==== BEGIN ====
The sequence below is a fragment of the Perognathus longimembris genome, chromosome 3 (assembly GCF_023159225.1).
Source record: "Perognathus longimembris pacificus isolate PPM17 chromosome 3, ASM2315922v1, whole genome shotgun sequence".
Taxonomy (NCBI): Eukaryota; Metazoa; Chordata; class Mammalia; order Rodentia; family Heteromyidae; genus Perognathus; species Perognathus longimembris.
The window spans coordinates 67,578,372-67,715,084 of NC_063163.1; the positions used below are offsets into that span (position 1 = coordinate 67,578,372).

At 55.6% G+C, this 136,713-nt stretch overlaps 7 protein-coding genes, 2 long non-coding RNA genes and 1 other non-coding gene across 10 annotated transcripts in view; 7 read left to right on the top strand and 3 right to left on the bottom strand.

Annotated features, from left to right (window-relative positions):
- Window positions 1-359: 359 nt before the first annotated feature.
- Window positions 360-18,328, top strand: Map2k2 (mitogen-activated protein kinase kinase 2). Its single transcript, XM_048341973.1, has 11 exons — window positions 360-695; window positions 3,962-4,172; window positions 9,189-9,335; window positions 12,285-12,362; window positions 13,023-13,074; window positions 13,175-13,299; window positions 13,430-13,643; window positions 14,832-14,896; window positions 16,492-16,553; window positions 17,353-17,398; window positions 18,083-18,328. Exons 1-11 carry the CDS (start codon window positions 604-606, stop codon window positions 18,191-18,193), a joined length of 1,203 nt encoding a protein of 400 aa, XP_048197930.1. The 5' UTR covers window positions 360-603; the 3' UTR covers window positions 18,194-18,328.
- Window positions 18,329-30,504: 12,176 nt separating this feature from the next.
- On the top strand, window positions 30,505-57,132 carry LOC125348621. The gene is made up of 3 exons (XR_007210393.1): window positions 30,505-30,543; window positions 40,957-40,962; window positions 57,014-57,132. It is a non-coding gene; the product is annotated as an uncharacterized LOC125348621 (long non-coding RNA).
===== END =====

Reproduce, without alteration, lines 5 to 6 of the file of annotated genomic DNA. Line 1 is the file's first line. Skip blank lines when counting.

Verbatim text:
At 55.6% G+C, this 136,713-nt stretch overlaps 7 protein-coding genes, 2 long non-coding RNA genes and 1 other non-coding gene across 10 annotated transcripts in view; 7 read left to right on the top strand and 3 right to left on the bottom strand.

Annotated features, from left to right (window-relative positions):